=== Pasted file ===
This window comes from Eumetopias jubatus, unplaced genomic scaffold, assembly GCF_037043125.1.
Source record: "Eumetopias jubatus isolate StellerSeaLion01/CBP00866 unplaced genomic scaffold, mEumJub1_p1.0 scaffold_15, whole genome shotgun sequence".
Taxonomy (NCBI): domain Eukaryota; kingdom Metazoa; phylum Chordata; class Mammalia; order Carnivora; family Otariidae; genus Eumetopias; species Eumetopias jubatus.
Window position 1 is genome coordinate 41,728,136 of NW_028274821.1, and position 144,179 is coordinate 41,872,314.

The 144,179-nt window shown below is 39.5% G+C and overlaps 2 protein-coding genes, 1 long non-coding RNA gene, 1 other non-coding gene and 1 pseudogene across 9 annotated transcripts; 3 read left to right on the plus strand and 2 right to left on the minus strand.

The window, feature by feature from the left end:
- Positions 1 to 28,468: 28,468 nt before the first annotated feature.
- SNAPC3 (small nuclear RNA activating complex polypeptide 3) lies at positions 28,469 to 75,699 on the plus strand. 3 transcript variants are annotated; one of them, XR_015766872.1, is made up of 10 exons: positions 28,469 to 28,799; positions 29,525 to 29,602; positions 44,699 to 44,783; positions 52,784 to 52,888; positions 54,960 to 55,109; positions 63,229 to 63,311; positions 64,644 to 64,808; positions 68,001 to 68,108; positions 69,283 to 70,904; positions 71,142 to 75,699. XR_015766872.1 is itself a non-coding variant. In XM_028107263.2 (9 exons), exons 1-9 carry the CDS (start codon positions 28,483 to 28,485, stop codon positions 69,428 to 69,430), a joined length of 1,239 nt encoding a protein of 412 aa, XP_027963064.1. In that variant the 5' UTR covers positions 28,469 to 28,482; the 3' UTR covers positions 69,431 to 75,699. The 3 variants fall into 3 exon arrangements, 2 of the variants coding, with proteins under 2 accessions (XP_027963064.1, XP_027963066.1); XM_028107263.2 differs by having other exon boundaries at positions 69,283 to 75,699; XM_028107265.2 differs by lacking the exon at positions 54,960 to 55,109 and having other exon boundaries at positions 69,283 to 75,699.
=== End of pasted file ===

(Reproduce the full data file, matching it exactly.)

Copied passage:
This window comes from Eumetopias jubatus, unplaced genomic scaffold, assembly GCF_037043125.1.
Source record: "Eumetopias jubatus isolate StellerSeaLion01/CBP00866 unplaced genomic scaffold, mEumJub1_p1.0 scaffold_15, whole genome shotgun sequence".
Taxonomy (NCBI): domain Eukaryota; kingdom Metazoa; phylum Chordata; class Mammalia; order Carnivora; family Otariidae; genus Eumetopias; species Eumetopias jubatus.
Window position 1 is genome coordinate 41,728,136 of NW_028274821.1, and position 144,179 is coordinate 41,872,314.

The 144,179-nt window shown below is 39.5% G+C and overlaps 2 protein-coding genes, 1 long non-coding RNA gene, 1 other non-coding gene and 1 pseudogene across 9 annotated transcripts; 3 read left to right on the plus strand and 2 right to left on the minus strand.

The window, feature by feature from the left end:
- Positions 1 to 28,468: 28,468 nt before the first annotated feature.
- SNAPC3 (small nuclear RNA activating complex polypeptide 3) lies at positions 28,469 to 75,699 on the plus strand. 3 transcript variants are annotated; one of them, XR_015766872.1, is made up of 10 exons: positions 28,469 to 28,799; positions 29,525 to 29,602; positions 44,699 to 44,783; positions 52,784 to 52,888; positions 54,960 to 55,109; positions 63,229 to 63,311; positions 64,644 to 64,808; positions 68,001 to 68,108; positions 69,283 to 70,904; positions 71,142 to 75,699. XR_015766872.1 is itself a non-coding variant. In XM_028107263.2 (9 exons), exons 1-9 carry the CDS (start codon positions 28,483 to 28,485, stop codon positions 69,428 to 69,430), a joined length of 1,239 nt encoding a protein of 412 aa, XP_027963064.1. In that variant the 5' UTR covers positions 28,469 to 28,482; the 3' UTR covers positions 69,431 to 75,699. The 3 variants fall into 3 exon arrangements, 2 of the variants coding, with proteins under 2 accessions (XP_027963064.1, XP_027963066.1); XM_028107263.2 differs by having other exon boundaries at positions 69,283 to 75,699; XM_028107265.2 differs by lacking the exon at positions 54,960 to 55,109 and having other exon boundaries at positions 69,283 to 75,699.